Friday, June 8, 2018

Remembering dressmaker Elaine O'Neil

Bridesmaids Helena O'Neill, left, and Edna Gill, 9, with
19-year-old bride Elaine Gill.
AT the first anniversary of the passing of Elaine O'Neill (nee Gill), her sister the well known local artist Edna "Gillem" Reid wonders know how many people living in the Derwent Valley and surrounds may have memories of a beautiful dress she fashioned for them or a member of their family in years gone by.

Elaine came to New Norfolk from Sydney in 1951, with husband Reg and baby Madeleine, to live at North Crescent in the housing estate built for workers of Australian Newsprint Mills, now Norske Skog.

"Here she found things quite  different," Mrs Reid recalled. "It was her first  cold winter - and her 21st birthday as well - when she found her first snow had fallen in the backyard, but the green wood they had to burn produced little warmth in the open fireplace."

After her second child, Helen, was born, 24-year-old Elaine's world was shattered at finding that terminal ovarian cancer was the reason she just didn't feel right. "Given only six months to live, radiation was the only offer. These were early days and the treatment was radical, but she was saved to continue raising her children.

"It was in those years that  she became known as a capable seamstress. What an understatement! The ballgowns, confirmation dresses, outfits of all styles and oh-so-lovely wedding gowns were fashioned to the desires of her patrons because Elaine had the ability to draft her own patterns. She had also trained as a milliner, so matching head gear could be another unique addition."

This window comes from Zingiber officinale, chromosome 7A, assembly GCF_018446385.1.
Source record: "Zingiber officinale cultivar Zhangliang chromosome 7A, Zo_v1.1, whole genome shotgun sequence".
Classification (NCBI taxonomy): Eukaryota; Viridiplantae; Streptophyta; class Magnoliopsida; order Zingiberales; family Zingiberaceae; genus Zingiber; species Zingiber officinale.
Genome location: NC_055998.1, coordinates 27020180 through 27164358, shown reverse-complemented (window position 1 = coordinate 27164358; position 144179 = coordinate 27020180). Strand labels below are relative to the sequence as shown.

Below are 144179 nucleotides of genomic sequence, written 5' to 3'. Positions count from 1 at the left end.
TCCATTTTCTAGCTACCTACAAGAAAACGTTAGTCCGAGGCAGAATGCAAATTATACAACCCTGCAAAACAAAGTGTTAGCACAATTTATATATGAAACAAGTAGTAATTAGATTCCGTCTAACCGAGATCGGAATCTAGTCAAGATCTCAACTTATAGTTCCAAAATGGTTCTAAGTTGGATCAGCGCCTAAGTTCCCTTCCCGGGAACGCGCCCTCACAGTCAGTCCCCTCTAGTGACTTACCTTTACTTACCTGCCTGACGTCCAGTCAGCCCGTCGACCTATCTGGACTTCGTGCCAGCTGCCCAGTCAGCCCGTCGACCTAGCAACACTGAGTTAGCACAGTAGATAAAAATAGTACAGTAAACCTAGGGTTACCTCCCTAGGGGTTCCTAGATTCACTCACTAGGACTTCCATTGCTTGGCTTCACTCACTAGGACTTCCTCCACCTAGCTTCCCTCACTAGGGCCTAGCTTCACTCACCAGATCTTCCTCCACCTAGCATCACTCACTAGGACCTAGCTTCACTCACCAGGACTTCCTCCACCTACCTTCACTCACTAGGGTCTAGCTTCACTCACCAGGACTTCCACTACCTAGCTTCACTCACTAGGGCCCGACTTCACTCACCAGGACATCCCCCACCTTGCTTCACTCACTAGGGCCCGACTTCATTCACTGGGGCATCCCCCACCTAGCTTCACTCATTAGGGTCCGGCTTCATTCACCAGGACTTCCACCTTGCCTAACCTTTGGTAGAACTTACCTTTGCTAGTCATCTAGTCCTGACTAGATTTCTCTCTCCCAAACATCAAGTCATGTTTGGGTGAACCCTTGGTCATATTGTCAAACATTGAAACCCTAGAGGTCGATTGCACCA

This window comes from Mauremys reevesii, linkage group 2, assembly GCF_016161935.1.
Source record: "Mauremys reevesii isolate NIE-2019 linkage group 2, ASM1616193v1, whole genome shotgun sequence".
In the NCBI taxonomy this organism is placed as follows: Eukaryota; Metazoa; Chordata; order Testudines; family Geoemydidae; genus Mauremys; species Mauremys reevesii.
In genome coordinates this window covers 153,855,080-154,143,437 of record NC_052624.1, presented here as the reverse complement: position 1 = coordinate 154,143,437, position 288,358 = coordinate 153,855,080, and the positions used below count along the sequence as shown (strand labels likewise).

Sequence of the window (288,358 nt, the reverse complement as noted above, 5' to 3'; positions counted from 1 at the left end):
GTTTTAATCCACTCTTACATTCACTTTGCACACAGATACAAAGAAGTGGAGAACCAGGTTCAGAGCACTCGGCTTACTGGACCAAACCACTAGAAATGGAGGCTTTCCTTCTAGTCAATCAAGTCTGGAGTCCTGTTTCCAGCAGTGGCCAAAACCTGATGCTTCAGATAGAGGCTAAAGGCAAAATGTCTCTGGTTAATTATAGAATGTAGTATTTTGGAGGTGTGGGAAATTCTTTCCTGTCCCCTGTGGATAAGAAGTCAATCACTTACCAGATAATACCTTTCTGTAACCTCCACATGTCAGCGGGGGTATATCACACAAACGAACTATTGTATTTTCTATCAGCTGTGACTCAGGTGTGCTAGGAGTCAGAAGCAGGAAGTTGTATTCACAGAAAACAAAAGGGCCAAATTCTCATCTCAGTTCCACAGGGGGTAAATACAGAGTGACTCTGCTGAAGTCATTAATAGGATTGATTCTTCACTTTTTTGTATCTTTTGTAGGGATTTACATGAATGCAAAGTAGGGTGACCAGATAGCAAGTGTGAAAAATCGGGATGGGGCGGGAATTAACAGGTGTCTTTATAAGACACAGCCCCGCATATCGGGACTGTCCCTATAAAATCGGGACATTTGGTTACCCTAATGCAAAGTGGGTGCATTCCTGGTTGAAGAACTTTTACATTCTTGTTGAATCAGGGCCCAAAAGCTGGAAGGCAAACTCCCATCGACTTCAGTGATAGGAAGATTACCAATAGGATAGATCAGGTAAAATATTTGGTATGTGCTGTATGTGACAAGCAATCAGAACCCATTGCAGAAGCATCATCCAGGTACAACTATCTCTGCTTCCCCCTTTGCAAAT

Throughout the years, the radiation treatment's effects showed up in many forms but Elaine continued through adversity after adversity. When her father Arthur Gill, died in Sydney in 1957, her mum, Betsy, came to live with them and was a great help to the household. Elaine's sister Edna (Gillem Reid) was also settling in New Norfolk with husband Garry.

For a time Elaine set up a shop in Hackett St, but being the only person on the premises didn't  give her enough time for sewing. At one stage she became wardrobe mistress for the Theatre Royal Light Opera Company, where her husband Reg was involved in acting.

"During this time, they moved to North Hobart. Then the Sydney Theatre Group approached her to design and dress their productions, but she felt she could not disrupt her family and so declined," Mrs Reid said. "Elaine had become a textbook case for doctors, specialists and surgeons who were involved with her stability over the years. She became used to their references to her case being unique."

When her children married and eventually settled on the mainland, Reg was retiring and so they moved to Geelong in 1991 to be close to the grandchildren. Doctors in Geelong took over her mounting health issues and their care was so great, combined with Elaine's determination, that she lived on until June 2, 2017, passing away at age 86.

At home until the last few days, in the company of her husband Reg and adoring family, Elaine had become the longest living ovarian cancer patient in Australia.

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